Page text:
10. Alien (1979). I'm a little softer than Terence when it comes to specific catagorization. Ridley Scott's sci-fi/horror/monster movie that defies exact categorization virtually re-invented the space thriller. Based loosely on "It: The Terror From Beyond Space" (admiited later by collaborator Dan O'Bannon). James Cameron's "Aliens", deserves mention as being that rare very worthy sequel. 9. Night of the Living Dead (1968)/Dawn of the Dead (1978). I'm going to get monstrous guff from Terence for the two-in-one title, but I really feel like these two are forever tied together in post-apocalyptic horror history. Re-defined the Zombie movie with a dystopian scenario and a downbeat ending. Explored the way we see things through the media, then later our mass consciousness on consumerism. Social commentary like that is what I'm all about. 8. A Nightmare on Elm Street (1984). Like so many original ideas that have been so heavily spoofed, it's hard to remember when this was a truly mind-bending horrifying experience. But I do remember. Introduced the character of child-killer Freddy Krueger, himself killed by an angry mob, who came back to kill again through the dreams of neighborhood teenagers 7. Friday the 13th (1980). Like Freddy Krueger, Jason Vorhees has been spoofed so many times, the original horror can get lost in the comedy. But I was there was this was pretty ground-breaking stuff in terms of violence. Jason, like Freddy, enjoyed several sequels that milked the franchise for all it was worth. The idea of the unkillable killing machine, and the message that "sex equals death" to partying teenagers went as far as it could here. 6. John Carpenter's The Thing (1982). After one of the most impressive horror debuts of all time with Halloween (the film that usually gets the credit for being the first to feature an "unkillable slasher/killer" type), John Carpenter absolutely blew me away with this remake (or re-imagining, depending on you you talk to) of John Campbell's "Who Goes There?" and the '50s Howard Hawks film adaptation, starring James Arness as The Thing. Make-up maestro extraordinaire Rob Bottin created an incredible show-stopping series of special effects for Carpenter's version, demonstrating the alien's possession and re-creation of the human host bodies. The Antarctic locale, like the original, emphasized the lonely despair of the men, cut off from worldly contact. For many horror fans, this was the shit for many years. Still is. 5. The Evil Dead (1981). I figured I'd seen everything by 1981. Then I visited a midnight show at the South Tampa Twin Bays dollar theater and took in The Evil Dead on a casual recommendation. Holy Christ Jeezis, I wasn't prepared for this as director Sam Raimi's violent paranormal vision of ghosts and zombies-in-the-woods completely shook my world and demonstrated what could be accomplished on a low budget. I can remember thinking "This isn't going to let up! If anything, the pace is accelerating!". Introduced Bruce Campbell as "Ash", a character he's trademarked since. 4. The Brain That Wouldn't Die (1960). Alternately titled The Head That Wouldn't Die, this was a childhood nightmare-producer that exposed its low-budget roots on another look in adulthood. BUT.... you have a mad doctor who saves the head of his finacé after its decapitation in a car accident. You see the head talking from a laboratory plate. You have the creepy, humpbacked assistant. You have the doctor visting whorehouses to find a suitable replacement body for his finacé (I love this guy). And the best...the best.....the mutant horror-in-the-closet, the result of expermental mistakes and accidents, not only rips an arm off "Ygor" (graphically shown!), but breaks out at the end with some coaxing from The Head! This kept me coming back to Terminus! 3. The Cyclops (B&W, 1959). The very first horror movie that literally gave me nightmares as a child, but I was compelled to watch whenever it repeated on Shock Theater or Terminus. To me, director Bert I. Gordon absolutely nailed the horror of post-nuke mutation frenzy (a popular theme at the time, although I think the Cyclops was created from Uranium radiation). Of course, any repeated viewings in adulthood (which are rare) resulted in the realization that it was a very low-budget, cheezy affair, but hey, it had Lon Chaney and giant lizards! A better-remembered Gordon effort, The Amazing Colossal Man came out around the same time and explored similar themes. The giant's deep, heavily-echoed grunting still gives my chills. 2. The Silence of The Lambs (1991). I figured I couldn't be captivated by horror-thrillers much anymore after the amazing '60s, '70s, and '80s. it had all been done, or so I thought, until this "crime drama" based on the book by Thomas Harris played with your head more than exhibit violence (although it did do that, too). The most notable appearance of serial-killer Hannibal "The Cannibal" Lector (I say "most notable" because the character's actual first appearance was in "Manhunter", played by Brian Cox). Anthony Hopkins created an indelible impression that could not help but stick with you after you left the theater. His obsession with FBI agent Clarice Starling (Jody Foster) played on the Beauty and the Beast theme, sure, but created a crazy onscreen chemistry that was as mesmerizing as it was bizarre. 1. The Exorcist (1973). This film, like so many other horror originals, has been spoofed so many times that it's hard to remember a time when its release created a scalper's market for movie tickets (I'm not kidding). I was out of Catholic school only a short time when this came out. The reality of the duel between God, man, and the devil was a very real thing to me back then. Based on the book by William Peter Blatty, director Billy Friedkin provides an ultra-realistic and modern portayal of a mother (Ellen Burstyn) coming to grips with the paranormal. After exhaustive examinations by doctors and scientists fail to find a cause for her daughter, Regan's, strange behavior and illnesses (Linda Blair in her landmark role), it is suggested demonic possession may be the culprit. Incredulous, Mrs. MacNeil can only respond with, "Are you suggesting that I take my daughter...to a witch doctor?" No, but exorcist Father Merrin (Max von Sydow) is summoned to perform the rites. Attending Jesuit priest, Damien Karras (Jason Miller), already tormented by his own crisis of faith, witnesses a duel between good and evil he never imagined. The foul language, sexual situations and violence were quite ground-breaking for its day as 12-year-old Linda Blair was required to say lines that would've gotten us expelled from Catholic school! This film cost me many nght's sleep at the time and, despite my conversion to Atheism since then, the "what if?" questions it raises makes it, to me, the most disturbing and personal horror movie of all time.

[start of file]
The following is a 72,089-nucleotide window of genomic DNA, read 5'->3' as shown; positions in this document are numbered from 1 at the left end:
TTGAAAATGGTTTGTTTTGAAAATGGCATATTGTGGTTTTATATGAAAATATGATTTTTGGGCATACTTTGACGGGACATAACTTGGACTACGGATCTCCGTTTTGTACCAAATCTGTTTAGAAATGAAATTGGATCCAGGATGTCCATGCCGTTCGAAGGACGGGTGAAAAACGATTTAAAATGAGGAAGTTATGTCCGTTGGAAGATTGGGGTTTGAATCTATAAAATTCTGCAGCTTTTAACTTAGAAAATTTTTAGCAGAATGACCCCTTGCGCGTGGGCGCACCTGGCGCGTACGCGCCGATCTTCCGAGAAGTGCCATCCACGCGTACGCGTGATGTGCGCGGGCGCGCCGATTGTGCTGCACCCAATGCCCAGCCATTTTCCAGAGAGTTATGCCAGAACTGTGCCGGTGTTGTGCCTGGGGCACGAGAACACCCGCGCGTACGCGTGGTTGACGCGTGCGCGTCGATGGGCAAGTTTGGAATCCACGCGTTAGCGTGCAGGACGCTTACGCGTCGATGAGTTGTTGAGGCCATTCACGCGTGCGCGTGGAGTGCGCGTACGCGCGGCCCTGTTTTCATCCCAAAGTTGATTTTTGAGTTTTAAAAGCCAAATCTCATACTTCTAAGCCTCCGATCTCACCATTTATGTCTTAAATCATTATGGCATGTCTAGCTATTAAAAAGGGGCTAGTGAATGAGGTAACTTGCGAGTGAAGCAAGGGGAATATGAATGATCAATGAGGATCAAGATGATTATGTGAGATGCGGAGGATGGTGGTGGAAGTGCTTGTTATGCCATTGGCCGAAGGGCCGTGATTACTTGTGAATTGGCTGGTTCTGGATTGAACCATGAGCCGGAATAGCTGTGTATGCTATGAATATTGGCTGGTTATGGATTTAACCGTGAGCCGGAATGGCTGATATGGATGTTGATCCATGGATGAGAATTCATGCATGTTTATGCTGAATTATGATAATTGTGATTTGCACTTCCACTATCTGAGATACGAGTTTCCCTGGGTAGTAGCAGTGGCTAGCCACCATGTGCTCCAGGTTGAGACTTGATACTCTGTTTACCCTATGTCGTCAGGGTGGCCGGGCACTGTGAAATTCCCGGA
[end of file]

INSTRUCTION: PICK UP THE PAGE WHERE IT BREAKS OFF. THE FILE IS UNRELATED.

Honorable Mentions: Psycho (1960. The classic--and first--modern-day serial killer "slasher" movie), The Texas Chainsaw Massacre (1974. Like Psycho it was based on real-life serial killer Ed Gein's exploits and created the "crazy hill family" horror category on the spot), Halloween (Carpenter's classic slasher movie that re-wrote the rules for those that followed), Frankenstein (original 1931 -- along with "Dracula" set the tone for the sound era's monster movie), Andy Warhol's Frankenstein (saw it in 3-D and uncut in 1973. The first movie I was carded to enter), Aliens (James Cameron's very worthy sequel), Fright Night (perfect combination of horror and comedy that makes for a the best kind of fun horror movie without being ridiculous, and Jaws (saw it before I went swimming -- and I didn't enter the ocean again for 15 years!